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The Preacher’s Post: Creating a Community in Christ
In high school, I had the opportunity to participate in an independent study course that entailed working with our school district technology coordinator. While studying with him, I learned how to maintain and repair computers, install network cabling and software, manage email and file storage systems, and got school credit for doing it! But it was learning that my teacher was just as interested in computer games as I was that proved to be almost as much of a blessing as the class. Along with me and a couple of other students, my teacher created gaming group that gathered weekly to play computer games on the school network together. While it was probably not entirely on the up-and-up for us to come in after hours and use school district resources to play games, we playfully reasoned that we were conducting “weekly network stress tests” and decided it was fine. (Besides, our teacher could’ve made a LOT more doing the same thing out in the private sector, so I suspect that the school administration looked the other way to help keep him happy.)
What started as three of us trying out something new grew into a group of students, former students, and other adults that could number upwards of a dozen people on some weeks. After high school, I continued to gather with them during the summers when I would come home from college. During those years I came to know a number of people that I would have probably never met otherwise. Those weekly gatherings fostered friendships that, in spite of our ruthless attempts to defeat each other in the virtual world of video games, drew us together in fellowship and care for one another. I was grateful to have had such a close-knit community then, and am grateful today for the example set by a fellow computer nerd who just happened to be one of my teachers.
Now if you find my story charming, but perhaps a bit difficult to relate to, then go crack open your Bibles and just start reading. The stories of Jesus and his disciples, of Paul and Peter and the early churches, and of so many other early Jesus-centered groups were more than just about being worshiping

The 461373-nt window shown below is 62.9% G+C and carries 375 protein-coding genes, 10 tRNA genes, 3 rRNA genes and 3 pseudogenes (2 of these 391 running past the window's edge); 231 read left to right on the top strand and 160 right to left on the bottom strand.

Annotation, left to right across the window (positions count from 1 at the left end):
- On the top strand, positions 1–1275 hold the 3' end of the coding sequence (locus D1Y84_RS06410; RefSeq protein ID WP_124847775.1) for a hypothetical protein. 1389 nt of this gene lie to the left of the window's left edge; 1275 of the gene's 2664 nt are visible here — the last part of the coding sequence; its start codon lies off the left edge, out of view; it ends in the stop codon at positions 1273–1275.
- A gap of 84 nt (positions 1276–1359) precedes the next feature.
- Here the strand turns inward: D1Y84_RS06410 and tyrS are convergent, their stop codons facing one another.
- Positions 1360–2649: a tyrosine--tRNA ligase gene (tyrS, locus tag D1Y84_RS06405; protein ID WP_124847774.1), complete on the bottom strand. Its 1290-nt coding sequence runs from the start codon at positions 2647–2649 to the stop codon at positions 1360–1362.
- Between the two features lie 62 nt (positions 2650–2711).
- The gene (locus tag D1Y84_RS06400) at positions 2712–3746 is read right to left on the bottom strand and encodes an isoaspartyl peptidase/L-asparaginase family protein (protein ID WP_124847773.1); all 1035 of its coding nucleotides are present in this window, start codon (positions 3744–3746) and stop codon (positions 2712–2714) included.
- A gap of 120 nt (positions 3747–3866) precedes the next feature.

bodies – they were about building up communities that dined and fellowshipped together; that looked out for each other and took care of one another. And that’s a reminder that we’re meant to be more than just a worshiping congregation, too. As time changes, the ways that we live out our fellowship and care will likely change, too. But regardless of how we do these things, they will always be a central part of who we are as church. So, let’s take advantage of this new program year (and our time of looking back on the past 100 years!) to explore new ways of being Christ’s community in fellowship and care. (And maybe worship, too!) The world needs us to be an example of community now perhaps as much as it ever has, and I’m excited to explore what God has in mind for us. I hope you are, too!
Yours in Fellowship and Care,
Christian Church of Bremerton is a diverse group of people seeking to
respond to the vision of God's purpose revealed through Jesus the
We believe this vision calls us to be an intentional community, which engages persons in Christian practices. These practices include the Lord's Supper, joyful worship, Bible Study, prayer, service, and inclusive hospitality. We anticipate being open to all people, discerning how we can respond to needs within and beyond our congregation. As a community we will listen to and bear one another's burdens, and work on behalf of justice for all God's people.
To embrace and manifest Christ-like relationships in our community, we desire to communicate Jesus' death on the cross and bear witness to His resurrection as a sign of hope in this world. We seek to realize this hope by finding ways to overcome the forces that degrade, enslave and oppress God's creation.
In this vision we seek to know, to discern, and to act on the Holy Spirit's guidance to become an expression of God's new creation through our personal gifts and resources. In our actions we strive "to do justice, and to love kindness, and to walk humbly with [our] God." (Micah 6:8c)